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View Full Version : David Stewart Found Not Guilty (Accused of the McDonald's Strip Search Con)


Bricker
02-21-2007, 05:46 PM
Previous thread on the topic (http://boards.academicpursuits.us/sdmb/showthread.php?t=339207) here.

In brief: a man claiming to be a cop calls a McDonald's restuarant and talks the manager into detaining one of her employees, an 18-year-old girl, on suspicion of theft. The pseudo-cop then orders the manager to perform a strip search, and continues the orders; the scene culminates with the manager's fiance being ordered by a voice on the phone to spank the girl and demand oral sex from her, which he does. The entire episode is captured on the restaurant's video security system. It ended when the manager called her supervisor, who the fake cop claimed was on the phone with him the whole time, and discovered she was asleep at home.

The man arrested and charged with being the fake cop, a Florida resident named David Stewart, was found not guilty in November. I bring this up again because we had a pretty lively thread in 2005 about this case, and not any reaction to the acquittal.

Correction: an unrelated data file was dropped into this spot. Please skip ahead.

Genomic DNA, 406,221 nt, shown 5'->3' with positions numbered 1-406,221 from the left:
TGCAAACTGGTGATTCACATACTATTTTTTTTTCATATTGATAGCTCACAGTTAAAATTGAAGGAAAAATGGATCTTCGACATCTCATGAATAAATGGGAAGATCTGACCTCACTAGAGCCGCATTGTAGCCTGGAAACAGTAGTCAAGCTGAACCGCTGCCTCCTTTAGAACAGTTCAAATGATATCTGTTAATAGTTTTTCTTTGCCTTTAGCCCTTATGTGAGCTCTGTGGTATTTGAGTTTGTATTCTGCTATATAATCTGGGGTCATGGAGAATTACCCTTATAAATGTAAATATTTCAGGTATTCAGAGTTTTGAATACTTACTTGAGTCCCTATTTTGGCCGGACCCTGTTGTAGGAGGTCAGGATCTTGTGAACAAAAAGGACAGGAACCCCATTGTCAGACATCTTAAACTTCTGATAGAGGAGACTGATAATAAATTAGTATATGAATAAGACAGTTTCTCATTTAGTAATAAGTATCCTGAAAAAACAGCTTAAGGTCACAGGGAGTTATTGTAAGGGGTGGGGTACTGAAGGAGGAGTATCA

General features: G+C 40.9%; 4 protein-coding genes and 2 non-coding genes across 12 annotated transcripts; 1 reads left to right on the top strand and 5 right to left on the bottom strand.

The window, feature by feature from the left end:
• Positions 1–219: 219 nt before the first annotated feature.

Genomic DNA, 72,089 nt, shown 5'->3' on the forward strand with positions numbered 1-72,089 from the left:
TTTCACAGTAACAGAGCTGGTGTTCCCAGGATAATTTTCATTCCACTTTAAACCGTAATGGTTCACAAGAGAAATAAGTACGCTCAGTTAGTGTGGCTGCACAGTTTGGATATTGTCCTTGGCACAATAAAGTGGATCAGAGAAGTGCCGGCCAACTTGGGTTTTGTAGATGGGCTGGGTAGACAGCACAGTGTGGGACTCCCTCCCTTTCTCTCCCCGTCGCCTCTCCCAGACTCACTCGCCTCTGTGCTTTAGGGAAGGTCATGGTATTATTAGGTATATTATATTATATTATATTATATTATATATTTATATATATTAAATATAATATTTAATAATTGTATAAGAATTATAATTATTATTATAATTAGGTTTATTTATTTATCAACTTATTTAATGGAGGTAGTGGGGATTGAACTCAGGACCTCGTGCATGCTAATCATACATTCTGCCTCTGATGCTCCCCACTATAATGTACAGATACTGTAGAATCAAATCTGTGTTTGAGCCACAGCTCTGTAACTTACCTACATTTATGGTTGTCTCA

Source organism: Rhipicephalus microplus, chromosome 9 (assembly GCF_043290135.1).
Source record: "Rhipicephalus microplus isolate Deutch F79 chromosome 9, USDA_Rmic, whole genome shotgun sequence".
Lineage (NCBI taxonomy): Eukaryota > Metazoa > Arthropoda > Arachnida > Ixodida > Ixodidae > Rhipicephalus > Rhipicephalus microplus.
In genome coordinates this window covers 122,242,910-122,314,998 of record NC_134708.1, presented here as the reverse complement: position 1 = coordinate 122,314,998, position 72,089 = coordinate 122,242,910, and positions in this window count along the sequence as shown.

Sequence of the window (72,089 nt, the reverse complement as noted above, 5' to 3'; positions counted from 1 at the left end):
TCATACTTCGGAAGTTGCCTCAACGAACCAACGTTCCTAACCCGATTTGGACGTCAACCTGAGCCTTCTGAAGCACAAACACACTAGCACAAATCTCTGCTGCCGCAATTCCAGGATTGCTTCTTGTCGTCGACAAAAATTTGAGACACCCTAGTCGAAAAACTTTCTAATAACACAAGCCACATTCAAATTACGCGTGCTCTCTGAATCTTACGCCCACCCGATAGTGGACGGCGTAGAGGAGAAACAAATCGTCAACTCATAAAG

blinkingblinking
02-21-2007, 05:55 PM
I read that thread with interest. Any cite for the new report ?
Why wasn't the person who strip-searched the girl also charged?

smiling bandit
02-21-2007, 06:02 PM
Good night. Even if David Stewart is guilty (not having seen the evidence against him I can't say), anyone who'd be stupid enough to either put up with this nonsense (try getting me to stand still while you strip-search me!) or actually obey it seems like the real criminal.

Hal Briston
02-21-2007, 06:34 PM
I know there's already been a call for a cite, but I'll double it. Factiva, Yahoo News and Google News searches all turn up nothing on the subject.